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Home    >    Forty Years in Social Work
Forty Years in Social Work
Reflections on Practice and Theory
Christopher Rhoades Dÿkema
ISBN: 978-0-87101-443-6. 2013. Item #4436. 192 pages.
Book Type:
Forty Years in Social Work is a personal memoir that blends a recounting of Christopher Rhoades Dÿkema's experience with the search for a theory of social work that helps to explain the social and psychological context of his practice. This professional work reveals many facets of Dÿkema's life as a social worker from the 1960s into the first decade of the 21st century. It is a testament to his commitment to the profession's need for theory building; it presents a history of social welfare over 40 years; and it links accounts of his interaction with clients to an effort to place his practice experience in the broadest possible context. The stories are sometimes funny, sometimes tragic, and sometimes poignant, but they are always distinguished by Dÿkema's pursuit of the theory or theories that would best explain what he experienced.

Forty Years in Social Work offers practitioners and students an opportunity to reflect on their practice; to think about the development of social work theory; to review the history of social work from 1968 to 2008; and to reflect on how the enormous changes in the political, economic, and social environment have affected what social workers do. It touches on many contemporary practice issues, including child sexual abuse, social work with immigrants, changes in health care, and hospital social work. A useful guide for those entering the social work profession, Forty Years in Social Work offers an opportunity to reflect on what social work was, is, and might become.

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Introduction: Christopher Dÿkema: A Short Biography, by Joel Blau

Chapter 1: Becoming a Social Worker (1966-1970)

Chapter 2: Starting in Child Welfare (1970-1975)

Chapter 3: The Search for Theory in Social Work: Graduate School (1975-1977)

Chapter 4: A Group Home in the Bronx (1977-1979)

Chapter 5: On (Not) Getting a Doctorate (1979-1984)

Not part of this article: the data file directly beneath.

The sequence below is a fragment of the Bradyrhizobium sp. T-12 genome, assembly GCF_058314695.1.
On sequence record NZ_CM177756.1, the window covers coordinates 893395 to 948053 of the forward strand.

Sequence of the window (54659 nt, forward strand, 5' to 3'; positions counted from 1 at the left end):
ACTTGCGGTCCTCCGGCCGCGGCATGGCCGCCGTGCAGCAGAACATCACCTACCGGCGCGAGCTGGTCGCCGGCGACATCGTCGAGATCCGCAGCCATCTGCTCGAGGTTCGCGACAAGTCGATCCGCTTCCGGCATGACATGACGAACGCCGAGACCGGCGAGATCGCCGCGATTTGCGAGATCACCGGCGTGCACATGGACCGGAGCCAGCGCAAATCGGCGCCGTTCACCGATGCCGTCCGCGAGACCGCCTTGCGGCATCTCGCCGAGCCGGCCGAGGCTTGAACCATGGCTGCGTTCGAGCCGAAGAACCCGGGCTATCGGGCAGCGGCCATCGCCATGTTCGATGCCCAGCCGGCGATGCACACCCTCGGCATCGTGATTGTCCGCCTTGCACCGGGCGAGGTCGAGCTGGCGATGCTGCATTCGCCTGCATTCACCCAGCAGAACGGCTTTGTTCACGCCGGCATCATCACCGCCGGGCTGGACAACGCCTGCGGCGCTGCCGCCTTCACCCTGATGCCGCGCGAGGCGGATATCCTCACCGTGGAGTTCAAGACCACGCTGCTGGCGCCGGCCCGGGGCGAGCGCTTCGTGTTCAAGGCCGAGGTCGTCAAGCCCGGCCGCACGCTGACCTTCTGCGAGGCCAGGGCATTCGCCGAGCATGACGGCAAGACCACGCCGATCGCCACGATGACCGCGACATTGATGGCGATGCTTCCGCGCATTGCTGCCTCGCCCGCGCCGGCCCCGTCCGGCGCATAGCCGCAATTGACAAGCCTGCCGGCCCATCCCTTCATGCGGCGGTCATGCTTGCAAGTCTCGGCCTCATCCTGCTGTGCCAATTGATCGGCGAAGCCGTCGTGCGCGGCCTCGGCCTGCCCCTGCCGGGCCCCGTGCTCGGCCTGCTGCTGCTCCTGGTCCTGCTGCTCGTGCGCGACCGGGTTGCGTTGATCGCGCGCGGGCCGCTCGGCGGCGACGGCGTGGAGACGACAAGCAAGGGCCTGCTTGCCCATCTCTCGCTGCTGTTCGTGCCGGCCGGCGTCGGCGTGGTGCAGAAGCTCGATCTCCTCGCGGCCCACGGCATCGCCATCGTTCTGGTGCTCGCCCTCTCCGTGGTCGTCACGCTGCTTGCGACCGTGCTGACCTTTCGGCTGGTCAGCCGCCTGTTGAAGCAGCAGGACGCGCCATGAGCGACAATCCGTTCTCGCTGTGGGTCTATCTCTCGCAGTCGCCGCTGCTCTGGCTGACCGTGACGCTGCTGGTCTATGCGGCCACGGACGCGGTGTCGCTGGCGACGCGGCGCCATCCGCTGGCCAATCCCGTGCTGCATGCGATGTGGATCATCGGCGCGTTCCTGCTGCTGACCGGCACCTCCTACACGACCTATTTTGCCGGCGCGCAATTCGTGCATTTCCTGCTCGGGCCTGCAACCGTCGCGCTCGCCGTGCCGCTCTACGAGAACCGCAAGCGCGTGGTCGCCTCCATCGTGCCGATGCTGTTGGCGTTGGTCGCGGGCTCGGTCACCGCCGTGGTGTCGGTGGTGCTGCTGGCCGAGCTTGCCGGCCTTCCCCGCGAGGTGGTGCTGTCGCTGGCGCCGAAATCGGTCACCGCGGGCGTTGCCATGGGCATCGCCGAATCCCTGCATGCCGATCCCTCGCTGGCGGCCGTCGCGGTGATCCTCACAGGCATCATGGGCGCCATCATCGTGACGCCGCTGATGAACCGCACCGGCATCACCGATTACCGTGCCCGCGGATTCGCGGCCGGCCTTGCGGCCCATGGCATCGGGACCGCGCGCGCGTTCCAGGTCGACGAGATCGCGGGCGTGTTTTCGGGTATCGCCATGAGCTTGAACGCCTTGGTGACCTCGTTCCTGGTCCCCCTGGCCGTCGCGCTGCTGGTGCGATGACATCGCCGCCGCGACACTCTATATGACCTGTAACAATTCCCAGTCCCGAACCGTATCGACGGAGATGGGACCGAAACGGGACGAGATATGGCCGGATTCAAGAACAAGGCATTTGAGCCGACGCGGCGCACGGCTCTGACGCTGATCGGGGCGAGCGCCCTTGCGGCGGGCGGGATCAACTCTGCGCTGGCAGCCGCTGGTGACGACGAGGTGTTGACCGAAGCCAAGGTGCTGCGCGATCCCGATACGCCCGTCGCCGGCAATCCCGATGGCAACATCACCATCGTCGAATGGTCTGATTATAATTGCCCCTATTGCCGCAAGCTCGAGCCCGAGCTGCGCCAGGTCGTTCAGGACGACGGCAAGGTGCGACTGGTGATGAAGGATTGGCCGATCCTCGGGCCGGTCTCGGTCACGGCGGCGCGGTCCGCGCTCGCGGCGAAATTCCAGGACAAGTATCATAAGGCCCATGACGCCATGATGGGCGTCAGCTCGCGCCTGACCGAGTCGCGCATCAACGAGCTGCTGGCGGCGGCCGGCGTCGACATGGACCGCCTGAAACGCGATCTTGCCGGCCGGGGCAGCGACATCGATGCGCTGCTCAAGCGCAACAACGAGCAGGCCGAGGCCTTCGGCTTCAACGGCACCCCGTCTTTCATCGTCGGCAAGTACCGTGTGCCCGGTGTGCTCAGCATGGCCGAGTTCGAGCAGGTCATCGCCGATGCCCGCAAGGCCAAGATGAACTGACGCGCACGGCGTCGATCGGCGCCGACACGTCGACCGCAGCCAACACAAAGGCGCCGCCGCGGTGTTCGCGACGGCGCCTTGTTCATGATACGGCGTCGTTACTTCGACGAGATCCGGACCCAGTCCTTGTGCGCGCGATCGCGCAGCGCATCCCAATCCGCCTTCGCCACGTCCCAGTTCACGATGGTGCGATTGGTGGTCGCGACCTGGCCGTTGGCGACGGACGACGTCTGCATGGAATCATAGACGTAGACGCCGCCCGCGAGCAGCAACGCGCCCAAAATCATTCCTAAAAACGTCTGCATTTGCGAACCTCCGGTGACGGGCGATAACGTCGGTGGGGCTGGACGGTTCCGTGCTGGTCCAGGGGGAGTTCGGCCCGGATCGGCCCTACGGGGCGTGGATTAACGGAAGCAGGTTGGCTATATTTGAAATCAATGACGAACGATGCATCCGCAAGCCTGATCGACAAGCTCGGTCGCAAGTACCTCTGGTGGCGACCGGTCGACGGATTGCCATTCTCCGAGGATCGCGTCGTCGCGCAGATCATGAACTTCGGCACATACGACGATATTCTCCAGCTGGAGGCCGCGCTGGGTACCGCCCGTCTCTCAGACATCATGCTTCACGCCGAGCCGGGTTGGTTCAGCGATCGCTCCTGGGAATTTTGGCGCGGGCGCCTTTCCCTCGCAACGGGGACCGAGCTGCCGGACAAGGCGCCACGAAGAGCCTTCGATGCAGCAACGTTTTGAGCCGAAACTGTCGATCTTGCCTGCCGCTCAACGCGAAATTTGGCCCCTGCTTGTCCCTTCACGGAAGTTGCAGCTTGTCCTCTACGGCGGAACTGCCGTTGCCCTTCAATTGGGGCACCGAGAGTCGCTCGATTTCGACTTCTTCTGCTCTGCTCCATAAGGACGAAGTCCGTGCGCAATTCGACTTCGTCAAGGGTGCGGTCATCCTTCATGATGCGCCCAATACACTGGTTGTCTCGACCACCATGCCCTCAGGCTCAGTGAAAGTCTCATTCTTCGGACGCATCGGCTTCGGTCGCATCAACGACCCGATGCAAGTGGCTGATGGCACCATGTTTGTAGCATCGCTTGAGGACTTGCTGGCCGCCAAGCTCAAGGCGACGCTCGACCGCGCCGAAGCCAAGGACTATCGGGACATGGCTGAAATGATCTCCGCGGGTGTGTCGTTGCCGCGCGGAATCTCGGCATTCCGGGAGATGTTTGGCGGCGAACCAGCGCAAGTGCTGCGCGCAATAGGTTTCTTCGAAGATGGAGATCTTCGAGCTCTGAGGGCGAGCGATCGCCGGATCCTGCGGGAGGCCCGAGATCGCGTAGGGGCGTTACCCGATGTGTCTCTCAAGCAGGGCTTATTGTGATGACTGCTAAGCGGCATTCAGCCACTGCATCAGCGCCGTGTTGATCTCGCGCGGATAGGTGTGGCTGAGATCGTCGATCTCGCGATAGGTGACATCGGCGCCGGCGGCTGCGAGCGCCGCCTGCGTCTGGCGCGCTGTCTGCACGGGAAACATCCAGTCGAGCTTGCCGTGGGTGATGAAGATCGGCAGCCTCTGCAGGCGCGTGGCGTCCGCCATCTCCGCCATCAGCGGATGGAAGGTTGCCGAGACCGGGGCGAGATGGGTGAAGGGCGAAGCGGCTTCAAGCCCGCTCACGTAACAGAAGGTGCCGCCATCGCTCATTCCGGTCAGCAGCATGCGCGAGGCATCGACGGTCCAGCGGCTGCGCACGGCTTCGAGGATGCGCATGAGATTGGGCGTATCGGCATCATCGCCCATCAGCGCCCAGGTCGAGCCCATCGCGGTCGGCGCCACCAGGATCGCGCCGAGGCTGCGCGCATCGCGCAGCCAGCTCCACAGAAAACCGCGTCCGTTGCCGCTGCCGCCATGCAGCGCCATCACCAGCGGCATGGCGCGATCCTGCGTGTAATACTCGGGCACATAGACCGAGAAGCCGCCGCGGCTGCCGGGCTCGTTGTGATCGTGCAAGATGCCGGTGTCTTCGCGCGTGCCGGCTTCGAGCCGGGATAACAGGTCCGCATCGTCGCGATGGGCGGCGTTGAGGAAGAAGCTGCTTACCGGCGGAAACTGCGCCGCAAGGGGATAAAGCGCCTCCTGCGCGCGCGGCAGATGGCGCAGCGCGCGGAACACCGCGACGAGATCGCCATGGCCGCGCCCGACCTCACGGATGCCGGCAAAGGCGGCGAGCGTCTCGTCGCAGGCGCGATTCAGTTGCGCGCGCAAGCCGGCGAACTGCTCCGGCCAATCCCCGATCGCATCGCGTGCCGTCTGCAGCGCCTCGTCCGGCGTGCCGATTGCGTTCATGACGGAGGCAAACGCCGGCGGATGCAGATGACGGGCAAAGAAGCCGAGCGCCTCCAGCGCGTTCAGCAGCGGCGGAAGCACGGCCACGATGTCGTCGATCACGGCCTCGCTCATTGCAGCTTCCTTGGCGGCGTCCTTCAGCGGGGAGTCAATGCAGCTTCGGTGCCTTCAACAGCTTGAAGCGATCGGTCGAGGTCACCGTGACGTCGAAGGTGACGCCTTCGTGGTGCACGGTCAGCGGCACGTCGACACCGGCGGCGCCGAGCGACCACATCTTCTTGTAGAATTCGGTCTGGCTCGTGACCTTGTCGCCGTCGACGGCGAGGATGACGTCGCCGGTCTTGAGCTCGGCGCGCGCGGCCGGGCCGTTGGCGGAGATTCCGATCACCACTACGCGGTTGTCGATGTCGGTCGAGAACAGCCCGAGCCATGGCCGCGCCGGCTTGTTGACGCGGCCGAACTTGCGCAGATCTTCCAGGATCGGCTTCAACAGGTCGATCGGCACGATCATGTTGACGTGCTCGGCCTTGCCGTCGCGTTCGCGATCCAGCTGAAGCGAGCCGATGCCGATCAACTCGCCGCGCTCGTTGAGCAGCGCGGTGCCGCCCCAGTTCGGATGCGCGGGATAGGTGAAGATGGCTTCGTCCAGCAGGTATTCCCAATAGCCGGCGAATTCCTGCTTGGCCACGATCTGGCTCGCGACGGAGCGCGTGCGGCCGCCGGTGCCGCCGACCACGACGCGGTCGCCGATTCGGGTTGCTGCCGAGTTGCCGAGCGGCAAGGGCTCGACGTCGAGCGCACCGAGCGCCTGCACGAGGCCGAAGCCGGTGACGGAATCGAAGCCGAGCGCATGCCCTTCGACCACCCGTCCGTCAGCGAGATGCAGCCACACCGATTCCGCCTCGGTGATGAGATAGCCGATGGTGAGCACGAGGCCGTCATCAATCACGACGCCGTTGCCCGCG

Chapter 6: Beyond Ethnicity: A Hospital Social Worker Tries to Understand His Clients (1984-1988)

Chapter 7: Changes in the Emergency Room: Toward Better Psychosocial Assessments (1989-1999)

Chapter 8: A Theory for Social Work Practice? (1999-2007)

Afterword: Social Work: Forty Years of Change, by Joel Blau
Endnotes
Index
Christopher Dÿkema was probably not supposed to become a social worker. Christopher’s parents were both academics at Youngstown University; Christopher had gone to high school in nearby Canfield, topped off by a year of prep school in Switzerland, and then enrolled at Columbia University, from which he graduated in 1966. His family expected him to return to Ohio, where he was supposed to select an appropriate graduate school and launch an academic career. Instead, he declined an offer to study Japanese at Harvard to become a caseworker at the New York City Department of Social Services.

Rural Ohio in the 1950s was not a very hospitable place for the son of local academics: most high school students prized sports and venerated football. Christopher not only excelled in class and disliked football, but grew up in a home where, from an early age, an interest in language, culture, and ideas was assumed. For Christopher, the legacy of this experience was a lifelong sense of himself as an outsider. At the same time, however, it also imbued him with a passionate interest in the differences among and between diverse groups of people. As a matter of both experience and sensibility, he was an observer, but as his work shifted from casework to child protective services and, ultimately, to pediatric social work in the Bronx’s Montefiore Hospital emergency room, his observations acquired an increasingly coherent purpose: they would be put in the service of his effort to blend the psychosocial and the political/economic into a more comprehensive social work theory.

This professional memoir, then, links accounts of his interaction with clients to a wide-ranging effort to place his practice experience in the broadest possible context. The stories are funny, tragic, and poignant, but they are always distinguished by Christopher Dÿkema’s pursuit of the theory or theories that would best explain what he had just experienced. The result is a book of many facets: it is a record of one man’s career in social work, a testament to his commitment to the profession’s need for theory building, and a history of social welfare over the past 40 years.

Of course, none of these achievements would have been possible without the love and support of a family he cherished dearly: his wife Ellen, also a social worker, to whom he was married for 33 years and with whom he often discussed the theories in this book, and his two sons, Michael and Daniel, who share their father’s engagement with ideas and his concern for social justice. Christopher’s family both grounded and sustained him. When he died in 2008, he left an admirable legacy: his family and this professional memoir.
This book is a rare treat. Ranging over four decades of social work with welfare clients, child protective work, group home residents, hospital patients, the emergency room, and experience in a master’s and doctoral program in social work, not only does the book provide us with a sharp review of how social work and its clients have changed, but it does so through the lens of a social work intellectual of rare caliber. Dÿkema able to combine profound insights into his clients with philosophical, sociological, psychological, and other theory, which he had easy command of. Though no doubt there will be many disagreements, few have grappled so profoundly with the problems people (both social workers and clients) confront daily.

David Wagner
Professor of Social Work and Sociology
University of Southern Maine